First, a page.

NY officials hope removing dam will revive fishing
Old-time fishermen tell stories about runs of muskie, pike, walleye and smallmouth bass on the Salmon River where the fish were so thick they’d be stacked on top of one another like cords of firewood.
Present-day anglers are hoping those times will soon return after the decaying dam at Fort Covington is removed, allowing the Salmon River to flow freely into the St. Lawrence River for the first time in more than a century.
“Sportsmen around here are pretty excited about this,” said Rich Preall, a senior aquatics biologist with the state Department of Environmental Conservation in Ray Brook.
The dam is the first barrier on the Salmon River, located five miles from the confluence with the St. Lawrence River in Franklin County along the U.S.-Canadian border, said Stephanie Lindloff, a project co-manager and senior director for river restoration at American Rivers, a national nonprofit conservation organization dedicated to protecting and restoring healthy natural rivers.
“The project will provide a number of benefits,” Lindloff said. “Certainly the public safety aspects are critical to the community. But we also believe the environmental benefits will be significant.”
The deteriorated and undersized dam is considered a hazard that has contributed to upstream flooding, said Pat Manchester, the town supervisor in Fort Covington, a community about 100 miles northeast of Watertown.
The concrete and stone dam is about 9 feet tall and 175 feet long, Lindloff said. It was built in 1913 by the Fort Covington Heat, Light and Power Co. to provide hydroelectricity to local mill operations, she said. The structure replaced an old timber dam built decades earlier that had failed during flooding, she said.
“It really hasn’t served a purpose since the 1940s when the power plant went out of operation,” she said.
The $200,000 project is expected to take about a month.
Construction crews have been preparing the site for the past several weeks and hoped to begin dismantling the dam this week, Preall said. If they can’t, the project may have to be put on hold until next June, after spawning season, he said.
Removing the dam will give small mouth bass and walleye access to at least another 10 miles of river for spawning, Preall said, and provide more spawning habitat for northern pike, muskellunge and the Eastern sand darter, a state-listed threatened species. It also could lead to the reintroduction of lake sturgeon and allow for easier passage of American eels to and from the St. Lawrence, he said.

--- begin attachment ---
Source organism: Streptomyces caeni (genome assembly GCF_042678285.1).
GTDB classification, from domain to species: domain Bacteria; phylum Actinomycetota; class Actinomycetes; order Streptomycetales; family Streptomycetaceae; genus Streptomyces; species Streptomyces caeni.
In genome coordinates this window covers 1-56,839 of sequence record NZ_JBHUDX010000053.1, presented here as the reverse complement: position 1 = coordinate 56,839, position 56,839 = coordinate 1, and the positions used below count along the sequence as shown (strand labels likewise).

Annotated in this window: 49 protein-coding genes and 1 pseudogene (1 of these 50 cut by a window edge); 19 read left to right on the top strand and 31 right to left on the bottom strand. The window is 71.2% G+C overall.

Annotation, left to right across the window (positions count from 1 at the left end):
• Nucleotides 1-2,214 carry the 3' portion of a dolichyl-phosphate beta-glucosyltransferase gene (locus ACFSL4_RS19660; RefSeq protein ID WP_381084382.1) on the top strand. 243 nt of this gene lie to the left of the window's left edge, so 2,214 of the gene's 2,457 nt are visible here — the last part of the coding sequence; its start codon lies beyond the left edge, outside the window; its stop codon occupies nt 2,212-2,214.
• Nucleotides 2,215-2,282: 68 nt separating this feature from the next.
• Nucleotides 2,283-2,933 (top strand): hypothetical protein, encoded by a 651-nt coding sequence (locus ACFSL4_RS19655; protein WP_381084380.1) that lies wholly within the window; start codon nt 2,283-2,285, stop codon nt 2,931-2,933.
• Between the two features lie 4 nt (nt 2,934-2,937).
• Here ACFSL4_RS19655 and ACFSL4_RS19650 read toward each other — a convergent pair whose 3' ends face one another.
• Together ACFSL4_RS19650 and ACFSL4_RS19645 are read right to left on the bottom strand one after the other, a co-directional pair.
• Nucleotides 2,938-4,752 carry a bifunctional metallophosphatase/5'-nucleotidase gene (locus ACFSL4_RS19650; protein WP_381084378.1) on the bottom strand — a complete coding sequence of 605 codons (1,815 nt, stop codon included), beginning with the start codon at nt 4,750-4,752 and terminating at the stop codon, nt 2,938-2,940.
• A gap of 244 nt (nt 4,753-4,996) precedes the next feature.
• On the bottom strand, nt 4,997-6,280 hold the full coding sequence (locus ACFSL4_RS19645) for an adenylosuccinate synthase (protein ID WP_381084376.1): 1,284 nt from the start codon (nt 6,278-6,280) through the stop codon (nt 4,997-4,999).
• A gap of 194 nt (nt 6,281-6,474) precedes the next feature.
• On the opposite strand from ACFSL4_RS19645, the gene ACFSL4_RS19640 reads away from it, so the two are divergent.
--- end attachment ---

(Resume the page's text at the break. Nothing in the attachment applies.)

There is some potential for ecological harm, Preall said.
Common carp currently cannot get past the dam and will likely push upstream once it is removed, he said.
“They tend to muddy up the water and the increased turbidity could perhaps interfere with the spawning of native minnows, which are a major food source for larger predators. But we don’t think the carp will stay in the Salmon River on a year-round basis. Usually after their spawning run they head back into the St. Lawrence,” he said.
Removing the dam could also allow some predators to travel into the slower moving sections upstream that are now stocked with trout, but Preall said experts also think that impact will be minimal.
“It’s a distinctly different river system upstream and not really a suitable habitat for walleye and smallmouth,” Preall said.
While many other states have initiated river restoration projects, Preall said dam removal is a relatively new process in New York, where only a handful of such projects have been undertaken.
“We are proceeding cautiously, learning as we go. Each dam project is unique because of its location and the species involved. But you can expect to see this as an increasing trend in New York,” Preall said.
In the Adirondacks alone, there are approximately 200 old, abandoned state-owned dams in need of repair or removal, he said. Nationwide, the Army Corps of Engineers estimates there are over two million so-called low-head dams, about 80 percent of which will have exceeded their life expectancy by 2020.
Two more dam removals are being planned for 2009 in the Hudson River valley near Newburgh _ one on Moodna Creek and a second on Quassick Creek, Lindloff said.
On the Net:
American Rivers: www.americanrivers.org
New York State Department of Environmental Conservation: www.dec.ny.gov
By WILLIAM KATES